• Under the Tuscan Sun and Bella Tuscany by Frances Mayle.  No, we're not going to Tuscany, either, but the descriptions of the food, the landscape, and the Italian people still make these better reading than any dry guidebook to Italy.  Again, Under the Tuscan Sun is much better than the movie of the same name.
I will be buying a block of Internet minutes from the cruise company in order to stay in touch with my clients, my sister's office, and the cousin who will be looking out for our parents while we're gone, but I may be too busy to blog.  In any case, I should have enough photos and stories from this trip to keep you amused for weeks after our return.

“I want to see the Parthenon by moonlight." ~Daphne du Maurier, Echoes from the Macabre: Selected Stories

Saturday, August 11, 2012

Preview of Coming Disasters

No, faithful readers, I have not dropped off the edge of the earth, but it's been a very busy month.  My mother's memory problems have escalated to the point where Dad finally admitted she can't be left alone if anything happens to him.  They've put down a deposit on an apartment in a facility with assisted living and memory care options and are scheduled to move there at the end of September.  My sister and I are touring the facility today so we can help them decide what to keep and what to eliminate, and then we're going to their house to start the sorting and weeding.  My mother in particular is overwhelmed by the logistics of moving, but we keep telling her that we'll do all the work and she can just sit back and direct traffic.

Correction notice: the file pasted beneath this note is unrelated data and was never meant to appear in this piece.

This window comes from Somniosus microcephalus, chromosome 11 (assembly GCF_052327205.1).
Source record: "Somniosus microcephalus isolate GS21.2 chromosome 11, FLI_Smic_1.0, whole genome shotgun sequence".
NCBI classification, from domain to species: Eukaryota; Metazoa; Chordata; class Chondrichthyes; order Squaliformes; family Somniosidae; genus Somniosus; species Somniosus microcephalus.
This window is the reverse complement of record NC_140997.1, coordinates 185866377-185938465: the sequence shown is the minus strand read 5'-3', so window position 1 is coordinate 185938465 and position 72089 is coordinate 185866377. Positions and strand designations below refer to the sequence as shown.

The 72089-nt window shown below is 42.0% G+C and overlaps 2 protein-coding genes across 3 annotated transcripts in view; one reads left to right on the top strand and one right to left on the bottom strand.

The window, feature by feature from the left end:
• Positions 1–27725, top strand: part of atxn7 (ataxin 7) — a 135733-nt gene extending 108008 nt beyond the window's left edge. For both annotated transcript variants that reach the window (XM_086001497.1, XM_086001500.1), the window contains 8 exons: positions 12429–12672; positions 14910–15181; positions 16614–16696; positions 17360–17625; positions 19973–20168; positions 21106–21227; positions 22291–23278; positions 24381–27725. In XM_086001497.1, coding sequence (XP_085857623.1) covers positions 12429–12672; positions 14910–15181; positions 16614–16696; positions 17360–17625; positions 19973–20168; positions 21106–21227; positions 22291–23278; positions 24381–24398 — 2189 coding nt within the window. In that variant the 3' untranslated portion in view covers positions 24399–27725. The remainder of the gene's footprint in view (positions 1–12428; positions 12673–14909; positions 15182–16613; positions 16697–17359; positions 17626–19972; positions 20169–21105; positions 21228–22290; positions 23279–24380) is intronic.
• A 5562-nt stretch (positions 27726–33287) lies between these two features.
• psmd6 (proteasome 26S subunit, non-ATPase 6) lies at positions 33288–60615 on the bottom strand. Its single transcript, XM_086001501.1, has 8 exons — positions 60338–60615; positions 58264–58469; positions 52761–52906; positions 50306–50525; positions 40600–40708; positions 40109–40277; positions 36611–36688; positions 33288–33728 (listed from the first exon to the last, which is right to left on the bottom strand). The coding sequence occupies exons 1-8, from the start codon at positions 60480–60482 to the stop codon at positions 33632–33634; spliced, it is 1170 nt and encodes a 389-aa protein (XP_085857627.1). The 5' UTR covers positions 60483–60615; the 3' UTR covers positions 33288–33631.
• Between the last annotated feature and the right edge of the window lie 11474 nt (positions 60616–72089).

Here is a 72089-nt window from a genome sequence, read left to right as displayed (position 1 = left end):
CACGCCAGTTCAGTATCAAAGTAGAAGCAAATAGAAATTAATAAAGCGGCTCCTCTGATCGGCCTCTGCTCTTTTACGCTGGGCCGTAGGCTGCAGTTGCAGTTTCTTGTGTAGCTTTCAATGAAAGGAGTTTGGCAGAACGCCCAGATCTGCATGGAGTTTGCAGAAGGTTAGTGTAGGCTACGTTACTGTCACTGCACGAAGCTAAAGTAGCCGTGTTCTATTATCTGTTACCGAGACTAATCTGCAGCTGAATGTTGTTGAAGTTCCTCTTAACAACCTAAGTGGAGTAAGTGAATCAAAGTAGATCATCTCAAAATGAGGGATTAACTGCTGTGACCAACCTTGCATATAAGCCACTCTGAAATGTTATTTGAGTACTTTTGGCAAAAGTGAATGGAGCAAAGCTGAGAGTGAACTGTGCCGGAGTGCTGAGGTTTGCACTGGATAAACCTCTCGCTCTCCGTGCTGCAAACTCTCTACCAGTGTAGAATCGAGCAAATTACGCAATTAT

And, indeed, I have been doing some of the work already - notifying family members, hooking Dad up with a realtor, reassuring Mom, discussing with Dad which of his possessions (like his van, his golf clubs, and many of his tools) are welcome to live in the empty half of my garage.  Before this situation blew up, my sister and I had paid for a cruise - not the one in November we had originally looked at, but one for the last week of this month and the first week of next month - so I'm having dinner this week with one of my cousins and his wife to give them a copy of my parents' keys so they can be the go-to folks if anything goes wrong while Sue and I are gone.  I also have a date with my lawyer this week to take my parents off my living will, medical power of attorney, etc., and replace them with the same cousin.

Fortunately the contract job I've been working in downtown Phoenix will be over on September 14 and my next online class doesn't start until October, so I'll have a couple of weeks to help my parents pretty much full time with the final flurry of moving.  My cousin's wife went through a similar process a few years ago and I think I'm going to adopt her "day of the move" strategy: she sent her parents off for a nice lunch while she supervised the movers, unpacked all their stuff and put most of it away, and got rid of all the packing materials so they could just walk in and feel at home.  As someone who moved a year ago myself, I understand how depressing a huge heap of boxes in the middle of the living room can be.

Well, time to go pick up my sister and visit "The Home."

Getting old really isn't for sissies.

“Keeping up the appearance of having all your marbles is hard work, but important.”
~ Sara Gruen,
Water for Elephants